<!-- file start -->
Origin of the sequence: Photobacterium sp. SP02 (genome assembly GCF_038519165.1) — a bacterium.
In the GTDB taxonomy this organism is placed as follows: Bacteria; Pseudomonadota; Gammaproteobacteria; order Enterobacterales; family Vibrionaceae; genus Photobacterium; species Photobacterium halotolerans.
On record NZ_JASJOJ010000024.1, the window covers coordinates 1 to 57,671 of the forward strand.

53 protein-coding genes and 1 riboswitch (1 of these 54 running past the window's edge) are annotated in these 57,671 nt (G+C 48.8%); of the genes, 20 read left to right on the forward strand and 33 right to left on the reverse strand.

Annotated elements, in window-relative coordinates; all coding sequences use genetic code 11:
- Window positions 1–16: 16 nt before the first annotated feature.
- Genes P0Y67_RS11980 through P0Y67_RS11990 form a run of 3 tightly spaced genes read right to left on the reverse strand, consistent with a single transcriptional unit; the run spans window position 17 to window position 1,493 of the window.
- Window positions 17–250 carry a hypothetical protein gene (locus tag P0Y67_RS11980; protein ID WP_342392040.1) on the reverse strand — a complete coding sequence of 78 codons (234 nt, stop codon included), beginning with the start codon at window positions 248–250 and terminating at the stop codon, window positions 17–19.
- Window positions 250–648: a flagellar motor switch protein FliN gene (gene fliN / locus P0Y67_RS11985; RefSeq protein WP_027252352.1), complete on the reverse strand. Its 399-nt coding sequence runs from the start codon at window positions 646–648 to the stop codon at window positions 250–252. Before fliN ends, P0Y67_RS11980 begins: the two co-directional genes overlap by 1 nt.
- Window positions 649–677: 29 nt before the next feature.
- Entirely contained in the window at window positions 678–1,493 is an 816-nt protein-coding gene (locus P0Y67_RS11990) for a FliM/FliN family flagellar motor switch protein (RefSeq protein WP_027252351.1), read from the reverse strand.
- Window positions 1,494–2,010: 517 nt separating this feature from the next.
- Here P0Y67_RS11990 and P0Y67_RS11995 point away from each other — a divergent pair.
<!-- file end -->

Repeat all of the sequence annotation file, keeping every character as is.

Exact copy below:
Origin of the sequence: Photobacterium sp. SP02 (genome assembly GCF_038519165.1) — a bacterium.
In the GTDB taxonomy this organism is placed as follows: Bacteria; Pseudomonadota; Gammaproteobacteria; order Enterobacterales; family Vibrionaceae; genus Photobacterium; species Photobacterium halotolerans.
On record NZ_JASJOJ010000024.1, the window covers coordinates 1 to 57,671 of the forward strand.

53 protein-coding genes and 1 riboswitch (1 of these 54 running past the window's edge) are annotated in these 57,671 nt (G+C 48.8%); of the genes, 20 read left to right on the forward strand and 33 right to left on the reverse strand.

Annotated elements, in window-relative coordinates; all coding sequences use genetic code 11:
- Window positions 1–16: 16 nt before the first annotated feature.
- Genes P0Y67_RS11980 through P0Y67_RS11990 form a run of 3 tightly spaced genes read right to left on the reverse strand, consistent with a single transcriptional unit; the run spans window position 17 to window position 1,493 of the window.
- Window positions 17–250 carry a hypothetical protein gene (locus tag P0Y67_RS11980; protein ID WP_342392040.1) on the reverse strand — a complete coding sequence of 78 codons (234 nt, stop codon included), beginning with the start codon at window positions 248–250 and terminating at the stop codon, window positions 17–19.
- Window positions 250–648: a flagellar motor switch protein FliN gene (gene fliN / locus P0Y67_RS11985; RefSeq protein WP_027252352.1), complete on the reverse strand. Its 399-nt coding sequence runs from the start codon at window positions 646–648 to the stop codon at window positions 250–252. Before fliN ends, P0Y67_RS11980 begins: the two co-directional genes overlap by 1 nt.
- Window positions 649–677: 29 nt before the next feature.
- Entirely contained in the window at window positions 678–1,493 is an 816-nt protein-coding gene (locus P0Y67_RS11990) for a FliM/FliN family flagellar motor switch protein (RefSeq protein WP_027252351.1), read from the reverse strand.
- Window positions 1,494–2,010: 517 nt separating this feature from the next.
- Here P0Y67_RS11990 and P0Y67_RS11995 point away from each other — a divergent pair.